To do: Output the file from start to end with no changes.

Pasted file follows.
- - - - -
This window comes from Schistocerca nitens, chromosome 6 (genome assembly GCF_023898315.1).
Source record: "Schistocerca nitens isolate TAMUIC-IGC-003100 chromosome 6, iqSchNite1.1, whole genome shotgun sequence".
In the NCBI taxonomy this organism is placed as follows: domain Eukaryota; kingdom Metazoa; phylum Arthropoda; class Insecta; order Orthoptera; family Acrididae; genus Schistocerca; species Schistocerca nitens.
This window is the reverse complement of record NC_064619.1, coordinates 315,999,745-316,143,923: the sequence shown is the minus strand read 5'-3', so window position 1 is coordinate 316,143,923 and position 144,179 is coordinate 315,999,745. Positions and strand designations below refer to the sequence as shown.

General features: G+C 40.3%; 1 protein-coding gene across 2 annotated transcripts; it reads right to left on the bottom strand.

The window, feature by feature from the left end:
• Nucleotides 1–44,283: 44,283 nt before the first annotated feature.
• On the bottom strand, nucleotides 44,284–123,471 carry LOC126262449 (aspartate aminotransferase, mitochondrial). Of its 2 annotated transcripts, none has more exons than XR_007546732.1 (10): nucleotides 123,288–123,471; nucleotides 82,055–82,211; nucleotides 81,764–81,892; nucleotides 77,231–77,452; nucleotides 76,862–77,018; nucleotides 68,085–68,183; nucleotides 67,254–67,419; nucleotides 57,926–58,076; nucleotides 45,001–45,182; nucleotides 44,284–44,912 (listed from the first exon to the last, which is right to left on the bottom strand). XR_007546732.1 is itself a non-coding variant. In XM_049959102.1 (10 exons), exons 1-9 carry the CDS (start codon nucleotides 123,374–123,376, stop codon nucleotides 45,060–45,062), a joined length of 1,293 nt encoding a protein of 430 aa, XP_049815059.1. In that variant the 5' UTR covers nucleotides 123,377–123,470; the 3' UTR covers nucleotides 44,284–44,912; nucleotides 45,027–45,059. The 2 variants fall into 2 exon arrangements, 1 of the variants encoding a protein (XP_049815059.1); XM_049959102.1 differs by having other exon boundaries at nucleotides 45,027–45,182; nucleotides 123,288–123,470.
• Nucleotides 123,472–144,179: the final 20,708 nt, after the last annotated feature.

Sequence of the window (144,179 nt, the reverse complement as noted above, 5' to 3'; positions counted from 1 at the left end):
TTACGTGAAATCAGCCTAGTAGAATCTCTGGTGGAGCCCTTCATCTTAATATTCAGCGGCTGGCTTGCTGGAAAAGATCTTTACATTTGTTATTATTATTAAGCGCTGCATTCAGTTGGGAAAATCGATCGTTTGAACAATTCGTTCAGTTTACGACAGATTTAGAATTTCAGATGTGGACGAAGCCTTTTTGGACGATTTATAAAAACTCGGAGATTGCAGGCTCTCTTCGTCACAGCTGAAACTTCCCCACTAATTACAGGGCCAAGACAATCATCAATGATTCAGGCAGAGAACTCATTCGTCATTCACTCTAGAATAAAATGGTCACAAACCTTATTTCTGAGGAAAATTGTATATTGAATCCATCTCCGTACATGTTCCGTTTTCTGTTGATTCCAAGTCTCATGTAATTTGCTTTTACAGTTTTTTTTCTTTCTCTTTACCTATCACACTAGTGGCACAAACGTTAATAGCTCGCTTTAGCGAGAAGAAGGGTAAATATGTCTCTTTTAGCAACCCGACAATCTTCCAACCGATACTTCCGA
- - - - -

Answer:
This window comes from Schistocerca nitens, chromosome 6 (genome assembly GCF_023898315.1).
Source record: "Schistocerca nitens isolate TAMUIC-IGC-003100 chromosome 6, iqSchNite1.1, whole genome shotgun sequence".
In the NCBI taxonomy this organism is placed as follows: domain Eukaryota; kingdom Metazoa; phylum Arthropoda; class Insecta; order Orthoptera; family Acrididae; genus Schistocerca; species Schistocerca nitens.
This window is the reverse complement of record NC_064619.1, coordinates 315,999,745-316,143,923: the sequence shown is the minus strand read 5'-3', so window position 1 is coordinate 316,143,923 and position 144,179 is coordinate 315,999,745. Positions and strand designations below refer to the sequence as shown.

General features: G+C 40.3%; 1 protein-coding gene across 2 annotated transcripts; it reads right to left on the bottom strand.

The window, feature by feature from the left end:
• Nucleotides 1–44,283: 44,283 nt before the first annotated feature.
• On the bottom strand, nucleotides 44,284–123,471 carry LOC126262449 (aspartate aminotransferase, mitochondrial). Of its 2 annotated transcripts, none has more exons than XR_007546732.1 (10): nucleotides 123,288–123,471; nucleotides 82,055–82,211; nucleotides 81,764–81,892; nucleotides 77,231–77,452; nucleotides 76,862–77,018; nucleotides 68,085–68,183; nucleotides 67,254–67,419; nucleotides 57,926–58,076; nucleotides 45,001–45,182; nucleotides 44,284–44,912 (listed from the first exon to the last, which is right to left on the bottom strand). XR_007546732.1 is itself a non-coding variant. In XM_049959102.1 (10 exons), exons 1-9 carry the CDS (start codon nucleotides 123,374–123,376, stop codon nucleotides 45,060–45,062), a joined length of 1,293 nt encoding a protein of 430 aa, XP_049815059.1. In that variant the 5' UTR covers nucleotides 123,377–123,470; the 3' UTR covers nucleotides 44,284–44,912; nucleotides 45,027–45,059. The 2 variants fall into 2 exon arrangements, 1 of the variants encoding a protein (XP_049815059.1); XM_049959102.1 differs by having other exon boundaries at nucleotides 45,027–45,182; nucleotides 123,288–123,470.
• Nucleotides 123,472–144,179: the final 20,708 nt, after the last annotated feature.

Sequence of the window (144,179 nt, the reverse complement as noted above, 5' to 3'; positions counted from 1 at the left end):
TTACGTGAAATCAGCCTAGTAGAATCTCTGGTGGAGCCCTTCATCTTAATATTCAGCGGCTGGCTTGCTGGAAAAGATCTTTACATTTGTTATTATTATTAAGCGCTGCATTCAGTTGGGAAAATCGATCGTTTGAACAATTCGTTCAGTTTACGACAGATTTAGAATTTCAGATGTGGACGAAGCCTTTTTGGACGATTTATAAAAACTCGGAGATTGCAGGCTCTCTTCGTCACAGCTGAAACTTCCCCACTAATTACAGGGCCAAGACAATCATCAATGATTCAGGCAGAGAACTCATTCGTCATTCACTCTAGAATAAAATGGTCACAAACCTTATTTCTGAGGAAAATTGTATATTGAATCCATCTCCGTACATGTTCCGTTTTCTGTTGATTCCAAGTCTCATGTAATTTGCTTTTACAGTTTTTTTTCTTTCTCTTTACCTATCACACTAGTGGCACAAACGTTAATAGCTCGCTTTAGCGAGAAGAAGGGTAAATATGTCTCTTTTAGCAACCCGACAATCTTCCAACCGATACTTCCGA